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MEDALS OF CONFIDENCE - THE FRENCH REVOLUTIONARY TOKENS OF THE MONNERON BROTHERS

 

by Mish Webster

Monnerons Issued!

Collectors of coins and tokens issued by Matthew Boulton’s famous Soho Mint near Birmingham will no doubt have had opportunity to examine the impressive French medallic tokens struck there in the early 1790s for the family business known as the Frères Monneron (the Monneron Brothers.) The economic turmoil, which followed the French Revolution of 1789, and Matthew Boulton’s ability to produce high-quality coinage on his steam-operated coining presses at Soho, combined to produce some of the most beautiful tokens ever issued.

At the onset of the revolution, the French economy was already virtually bankrupt following the enormous expense of France’s support for America in its War of Independence against Great Britain. Though the storming of the Bastille on 14th July 1789 marked the end of absolute monarchy in France and the dawning of a new society based on the principles of liberty, equality and fraternity, the old ancien régime coinage of Louis XVI continued to be struck until 1792.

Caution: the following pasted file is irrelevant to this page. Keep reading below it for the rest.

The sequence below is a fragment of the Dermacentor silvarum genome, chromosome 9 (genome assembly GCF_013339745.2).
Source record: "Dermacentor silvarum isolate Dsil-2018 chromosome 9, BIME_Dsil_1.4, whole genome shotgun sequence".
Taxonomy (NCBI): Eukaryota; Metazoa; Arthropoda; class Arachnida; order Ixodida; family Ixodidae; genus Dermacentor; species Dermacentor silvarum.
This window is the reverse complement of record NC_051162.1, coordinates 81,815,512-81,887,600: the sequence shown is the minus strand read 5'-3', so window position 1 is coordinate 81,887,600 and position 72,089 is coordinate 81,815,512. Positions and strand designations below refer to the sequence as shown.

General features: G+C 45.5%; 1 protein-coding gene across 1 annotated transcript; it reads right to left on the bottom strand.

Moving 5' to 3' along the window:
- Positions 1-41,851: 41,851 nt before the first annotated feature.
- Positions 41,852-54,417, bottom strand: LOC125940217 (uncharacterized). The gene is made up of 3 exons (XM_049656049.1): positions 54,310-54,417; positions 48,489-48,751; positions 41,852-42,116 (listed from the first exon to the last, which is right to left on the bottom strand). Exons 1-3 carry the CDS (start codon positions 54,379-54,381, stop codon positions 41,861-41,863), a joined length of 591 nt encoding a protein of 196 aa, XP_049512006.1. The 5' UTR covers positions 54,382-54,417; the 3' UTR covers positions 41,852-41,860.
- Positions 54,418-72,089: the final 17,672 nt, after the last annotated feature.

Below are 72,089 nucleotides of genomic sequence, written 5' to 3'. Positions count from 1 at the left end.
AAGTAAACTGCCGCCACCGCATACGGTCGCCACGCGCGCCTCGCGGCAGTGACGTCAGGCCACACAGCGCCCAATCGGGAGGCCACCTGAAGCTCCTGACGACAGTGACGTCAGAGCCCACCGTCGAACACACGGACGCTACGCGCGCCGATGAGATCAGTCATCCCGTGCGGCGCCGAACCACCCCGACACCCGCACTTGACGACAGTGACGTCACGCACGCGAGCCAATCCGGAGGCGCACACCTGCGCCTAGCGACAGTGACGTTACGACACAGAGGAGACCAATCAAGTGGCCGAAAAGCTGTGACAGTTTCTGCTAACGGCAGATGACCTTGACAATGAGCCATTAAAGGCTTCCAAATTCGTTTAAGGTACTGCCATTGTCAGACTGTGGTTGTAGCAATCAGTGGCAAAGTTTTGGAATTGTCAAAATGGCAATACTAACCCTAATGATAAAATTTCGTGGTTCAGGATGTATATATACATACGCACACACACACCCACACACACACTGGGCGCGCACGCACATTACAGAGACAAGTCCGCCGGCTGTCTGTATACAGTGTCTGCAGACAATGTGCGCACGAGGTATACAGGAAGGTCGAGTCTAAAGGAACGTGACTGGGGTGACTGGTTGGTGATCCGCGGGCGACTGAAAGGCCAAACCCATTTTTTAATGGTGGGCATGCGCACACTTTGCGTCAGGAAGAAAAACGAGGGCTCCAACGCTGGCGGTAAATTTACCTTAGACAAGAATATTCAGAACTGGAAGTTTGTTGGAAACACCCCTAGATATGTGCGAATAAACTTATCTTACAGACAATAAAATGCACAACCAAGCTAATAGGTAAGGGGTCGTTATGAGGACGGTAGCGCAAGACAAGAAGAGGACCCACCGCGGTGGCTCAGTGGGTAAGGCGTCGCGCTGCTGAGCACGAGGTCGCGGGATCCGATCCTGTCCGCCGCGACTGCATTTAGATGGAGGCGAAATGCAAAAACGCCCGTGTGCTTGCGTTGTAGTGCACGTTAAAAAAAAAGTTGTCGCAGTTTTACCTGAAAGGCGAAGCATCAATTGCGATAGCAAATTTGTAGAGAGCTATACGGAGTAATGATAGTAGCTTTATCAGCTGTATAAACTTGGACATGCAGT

After 1789, Louis XVI initially remained a monarch in the form of constitutional King of the French. A new constitutional coinage in copper or bell-metal, silver and gold followed in 1791, circulating alongside the ancien régime pieces. In spite of the 1791 issue however, France, like Britain, suffered from an acute lack of specie – a situation exacerbated by the economic problems of the time. A short-term solution was attempted by the introduction of a new circulating medium of exchange - the notorious assignats - paper money backed by confiscated church properties and land. Produced in vast quantities, the assignats eventually depreciated to the point of worthlessness and, as a result, the French were to distrust paper money for many years to come (this was in fact France’s second attempt to introduce paper money backed by land rather than gold and silver – John Law’s previous attempt at the beginning of the 18th century had also met with disaster.) And so, it was against this uncertain economic background that the tokens of the Monneron Brothers appeared.

The brothers themselves were descended from a family of Huguenot lawyers, originally from Annonay in Ardèche. Their father Antoine, was a government advocate, who had bought the rights to receive the infamous gabelle or salt tax for the town of Annonay. The gabelle was a very unpopular tax imposed on salt in pre-Revolutionary France – the right to collect and keep this tax would be granted to a collector in return for a sum of money paid to the Royal treasury. The Monneron family fortune was therefore already considerable when Antoine sent three of his sons to make their fortunes in the French colonies.